Finally, Arlovski will often look to counter with the straight right hand. Though he sometimes looks to come over his opponent's jab for a cross counter, he usually cuts straight through his opponent's looping shots. Even against Fedor Emelianenko -- the king of corkscrewing overhands -- Arlovski was able to counter "The Last Emperor" early and often with his straight right hand and speed advantage.

In addition to his boxing, Arlovski has an excellent kicking game that he simply does not utilize enough. His leg kicks are particularly devastating, as "Pitbull" is capable of ripping apart both the inside and outside of his opponent's legs. Plus, he occasionally darts in with punches after knocking his opponent off balance with a low kick, an excellent technique that is difficult to counter.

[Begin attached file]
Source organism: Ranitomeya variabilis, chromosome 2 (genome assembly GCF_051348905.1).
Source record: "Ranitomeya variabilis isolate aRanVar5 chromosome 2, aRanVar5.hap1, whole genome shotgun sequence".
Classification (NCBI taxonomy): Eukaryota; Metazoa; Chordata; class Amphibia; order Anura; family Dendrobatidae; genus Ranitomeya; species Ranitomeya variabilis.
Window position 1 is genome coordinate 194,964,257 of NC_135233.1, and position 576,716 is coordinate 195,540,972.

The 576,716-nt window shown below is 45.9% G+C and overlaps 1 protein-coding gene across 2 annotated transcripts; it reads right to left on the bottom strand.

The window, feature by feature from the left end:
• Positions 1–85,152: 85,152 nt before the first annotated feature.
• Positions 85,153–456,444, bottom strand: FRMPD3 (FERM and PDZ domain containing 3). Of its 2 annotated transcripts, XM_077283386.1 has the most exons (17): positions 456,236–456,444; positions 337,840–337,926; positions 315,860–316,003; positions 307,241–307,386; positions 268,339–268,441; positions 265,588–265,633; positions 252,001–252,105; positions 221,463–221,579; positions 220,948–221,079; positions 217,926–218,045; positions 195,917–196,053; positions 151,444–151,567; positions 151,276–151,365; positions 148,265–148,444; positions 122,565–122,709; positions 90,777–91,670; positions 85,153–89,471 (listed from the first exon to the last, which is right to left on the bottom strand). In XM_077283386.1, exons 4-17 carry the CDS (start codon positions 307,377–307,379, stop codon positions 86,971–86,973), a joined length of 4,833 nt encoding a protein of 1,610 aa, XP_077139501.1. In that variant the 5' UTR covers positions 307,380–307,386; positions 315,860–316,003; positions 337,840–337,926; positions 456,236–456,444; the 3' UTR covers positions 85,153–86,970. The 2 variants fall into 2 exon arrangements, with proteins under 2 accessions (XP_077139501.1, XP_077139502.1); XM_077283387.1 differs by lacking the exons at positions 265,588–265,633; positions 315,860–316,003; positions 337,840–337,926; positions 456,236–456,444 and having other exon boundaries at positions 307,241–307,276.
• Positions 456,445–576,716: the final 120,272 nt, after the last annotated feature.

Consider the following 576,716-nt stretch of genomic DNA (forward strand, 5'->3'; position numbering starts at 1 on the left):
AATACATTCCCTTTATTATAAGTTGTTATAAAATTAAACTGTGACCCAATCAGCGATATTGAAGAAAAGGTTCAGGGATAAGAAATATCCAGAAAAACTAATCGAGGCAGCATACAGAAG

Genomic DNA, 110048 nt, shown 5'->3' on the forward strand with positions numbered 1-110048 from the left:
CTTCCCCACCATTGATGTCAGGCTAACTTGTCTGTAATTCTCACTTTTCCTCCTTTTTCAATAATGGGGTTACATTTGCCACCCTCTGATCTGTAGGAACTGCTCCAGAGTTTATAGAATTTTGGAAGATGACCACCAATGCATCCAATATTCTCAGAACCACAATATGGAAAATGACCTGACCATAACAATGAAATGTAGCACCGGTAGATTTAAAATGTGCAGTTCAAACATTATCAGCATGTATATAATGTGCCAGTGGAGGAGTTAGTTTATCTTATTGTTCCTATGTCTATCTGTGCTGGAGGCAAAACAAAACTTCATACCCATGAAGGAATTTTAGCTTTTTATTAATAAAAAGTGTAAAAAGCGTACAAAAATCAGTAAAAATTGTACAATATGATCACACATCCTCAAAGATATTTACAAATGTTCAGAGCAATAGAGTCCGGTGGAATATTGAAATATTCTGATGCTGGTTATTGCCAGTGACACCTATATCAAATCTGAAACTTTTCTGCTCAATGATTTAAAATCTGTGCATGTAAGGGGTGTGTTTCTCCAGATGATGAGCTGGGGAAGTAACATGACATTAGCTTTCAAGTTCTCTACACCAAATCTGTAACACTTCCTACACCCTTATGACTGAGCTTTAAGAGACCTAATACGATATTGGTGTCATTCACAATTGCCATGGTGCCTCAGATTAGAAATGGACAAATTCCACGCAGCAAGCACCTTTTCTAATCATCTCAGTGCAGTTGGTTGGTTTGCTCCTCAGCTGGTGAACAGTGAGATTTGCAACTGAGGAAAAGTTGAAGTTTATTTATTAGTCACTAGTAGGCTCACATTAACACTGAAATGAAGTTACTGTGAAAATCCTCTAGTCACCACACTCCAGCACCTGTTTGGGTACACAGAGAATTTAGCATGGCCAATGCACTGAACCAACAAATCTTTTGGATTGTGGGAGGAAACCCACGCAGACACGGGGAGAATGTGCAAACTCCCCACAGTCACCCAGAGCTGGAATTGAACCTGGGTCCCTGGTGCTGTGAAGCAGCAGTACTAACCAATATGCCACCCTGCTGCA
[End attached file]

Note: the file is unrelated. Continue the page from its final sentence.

It does seem that Arlovski has been throwing a few more kicks to the head and body as of late. He finished Travis Fulton with a beautiful switch high kick a couple years back, and he has added front kicks into his game. If Arlovski were to fully utilize his kicking ability, it would go a long way towards making him an elite heavyweight once again.

Possessing seven career knockout losses, it's clear that Arlovski has some defensive issues. It obviously doesn't help that heavyweights hit damn hard, but "Pitbull" sometimes makes their job far too easy. The most severe issue is that when Arlovski does not plant his feet and counter, he backs straight up, often with his hands down.

That's a recipe for disaster.